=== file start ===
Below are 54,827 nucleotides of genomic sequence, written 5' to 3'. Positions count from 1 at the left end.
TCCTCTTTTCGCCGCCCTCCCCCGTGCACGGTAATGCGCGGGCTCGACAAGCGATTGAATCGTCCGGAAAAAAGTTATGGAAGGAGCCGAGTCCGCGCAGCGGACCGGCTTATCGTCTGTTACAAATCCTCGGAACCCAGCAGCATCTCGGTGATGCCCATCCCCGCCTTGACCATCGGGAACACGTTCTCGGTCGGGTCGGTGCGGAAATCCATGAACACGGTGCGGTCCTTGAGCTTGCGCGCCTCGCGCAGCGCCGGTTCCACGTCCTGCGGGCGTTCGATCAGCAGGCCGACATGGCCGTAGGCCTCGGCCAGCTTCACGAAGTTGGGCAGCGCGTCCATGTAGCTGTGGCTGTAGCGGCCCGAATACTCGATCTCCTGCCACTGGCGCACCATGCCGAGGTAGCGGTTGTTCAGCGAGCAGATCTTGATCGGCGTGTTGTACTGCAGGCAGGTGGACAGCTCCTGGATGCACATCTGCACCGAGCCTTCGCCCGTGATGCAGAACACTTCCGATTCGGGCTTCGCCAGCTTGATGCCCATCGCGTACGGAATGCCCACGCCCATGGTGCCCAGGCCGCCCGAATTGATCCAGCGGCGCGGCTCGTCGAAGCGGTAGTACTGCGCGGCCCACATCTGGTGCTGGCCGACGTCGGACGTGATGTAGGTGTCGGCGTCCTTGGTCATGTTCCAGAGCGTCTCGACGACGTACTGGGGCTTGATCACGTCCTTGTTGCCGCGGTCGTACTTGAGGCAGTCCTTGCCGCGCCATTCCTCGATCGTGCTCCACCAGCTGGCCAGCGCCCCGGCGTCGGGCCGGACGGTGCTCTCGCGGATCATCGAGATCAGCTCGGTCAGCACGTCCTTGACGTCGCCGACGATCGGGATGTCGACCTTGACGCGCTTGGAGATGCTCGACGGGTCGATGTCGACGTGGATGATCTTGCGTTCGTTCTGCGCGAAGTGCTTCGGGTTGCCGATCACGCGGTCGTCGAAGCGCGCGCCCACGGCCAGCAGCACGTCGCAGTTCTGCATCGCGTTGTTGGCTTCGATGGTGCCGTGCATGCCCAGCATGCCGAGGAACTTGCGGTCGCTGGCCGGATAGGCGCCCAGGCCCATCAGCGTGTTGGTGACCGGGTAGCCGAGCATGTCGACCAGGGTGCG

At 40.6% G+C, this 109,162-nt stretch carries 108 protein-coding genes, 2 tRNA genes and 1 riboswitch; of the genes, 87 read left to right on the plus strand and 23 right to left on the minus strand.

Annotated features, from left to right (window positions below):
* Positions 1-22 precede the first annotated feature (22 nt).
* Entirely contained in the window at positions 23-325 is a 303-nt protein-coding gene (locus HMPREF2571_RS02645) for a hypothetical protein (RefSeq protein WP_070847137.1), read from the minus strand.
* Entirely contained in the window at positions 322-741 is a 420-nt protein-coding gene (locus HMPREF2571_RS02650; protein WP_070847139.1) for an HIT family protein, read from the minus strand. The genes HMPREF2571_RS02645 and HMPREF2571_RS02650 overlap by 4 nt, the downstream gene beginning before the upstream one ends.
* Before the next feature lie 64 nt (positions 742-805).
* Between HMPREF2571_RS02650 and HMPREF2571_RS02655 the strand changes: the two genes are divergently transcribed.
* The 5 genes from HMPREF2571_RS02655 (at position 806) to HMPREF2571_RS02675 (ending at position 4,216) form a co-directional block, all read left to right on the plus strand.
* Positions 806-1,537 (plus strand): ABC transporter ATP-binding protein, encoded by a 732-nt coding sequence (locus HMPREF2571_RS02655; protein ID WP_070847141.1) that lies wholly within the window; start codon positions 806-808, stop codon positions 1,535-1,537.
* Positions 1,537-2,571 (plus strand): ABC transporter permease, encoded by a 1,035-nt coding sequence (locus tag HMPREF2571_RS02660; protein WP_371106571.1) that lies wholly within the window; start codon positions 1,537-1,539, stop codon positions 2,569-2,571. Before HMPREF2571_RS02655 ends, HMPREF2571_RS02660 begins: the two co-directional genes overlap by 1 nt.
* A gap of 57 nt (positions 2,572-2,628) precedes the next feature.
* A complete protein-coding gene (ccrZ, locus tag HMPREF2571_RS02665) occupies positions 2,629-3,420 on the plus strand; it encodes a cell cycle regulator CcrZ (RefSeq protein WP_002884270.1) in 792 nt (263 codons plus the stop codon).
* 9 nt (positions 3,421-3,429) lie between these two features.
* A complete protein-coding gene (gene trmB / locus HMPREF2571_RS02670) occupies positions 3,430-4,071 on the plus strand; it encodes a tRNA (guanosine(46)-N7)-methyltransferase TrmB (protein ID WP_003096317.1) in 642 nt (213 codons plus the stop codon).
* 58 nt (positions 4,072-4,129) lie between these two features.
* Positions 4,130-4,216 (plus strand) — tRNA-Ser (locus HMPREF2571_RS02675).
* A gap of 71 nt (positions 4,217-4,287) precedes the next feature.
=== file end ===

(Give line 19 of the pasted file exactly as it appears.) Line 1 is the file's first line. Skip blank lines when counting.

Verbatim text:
* A gap of 71 nt (positions 4,217-4,287) precedes the next feature.